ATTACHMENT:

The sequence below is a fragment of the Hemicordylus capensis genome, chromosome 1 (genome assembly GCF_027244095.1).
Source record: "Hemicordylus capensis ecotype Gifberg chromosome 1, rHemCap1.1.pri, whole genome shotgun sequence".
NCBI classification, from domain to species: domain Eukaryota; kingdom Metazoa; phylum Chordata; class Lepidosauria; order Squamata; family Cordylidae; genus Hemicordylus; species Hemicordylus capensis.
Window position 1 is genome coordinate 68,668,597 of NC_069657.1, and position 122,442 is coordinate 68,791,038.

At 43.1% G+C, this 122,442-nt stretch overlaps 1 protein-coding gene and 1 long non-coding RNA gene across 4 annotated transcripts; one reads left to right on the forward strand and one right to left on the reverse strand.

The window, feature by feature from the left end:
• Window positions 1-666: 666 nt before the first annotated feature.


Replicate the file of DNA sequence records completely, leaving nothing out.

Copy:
The sequence below is a fragment of the Hemicordylus capensis genome, chromosome 1 (genome assembly GCF_027244095.1).
Source record: "Hemicordylus capensis ecotype Gifberg chromosome 1, rHemCap1.1.pri, whole genome shotgun sequence".
NCBI classification, from domain to species: domain Eukaryota; kingdom Metazoa; phylum Chordata; class Lepidosauria; order Squamata; family Cordylidae; genus Hemicordylus; species Hemicordylus capensis.
Window position 1 is genome coordinate 68,668,597 of NC_069657.1, and position 122,442 is coordinate 68,791,038.

At 43.1% G+C, this 122,442-nt stretch overlaps 1 protein-coding gene and 1 long non-coding RNA gene across 4 annotated transcripts; one reads left to right on the forward strand and one right to left on the reverse strand.

The window, feature by feature from the left end:
• Window positions 1-666: 666 nt before the first annotated feature.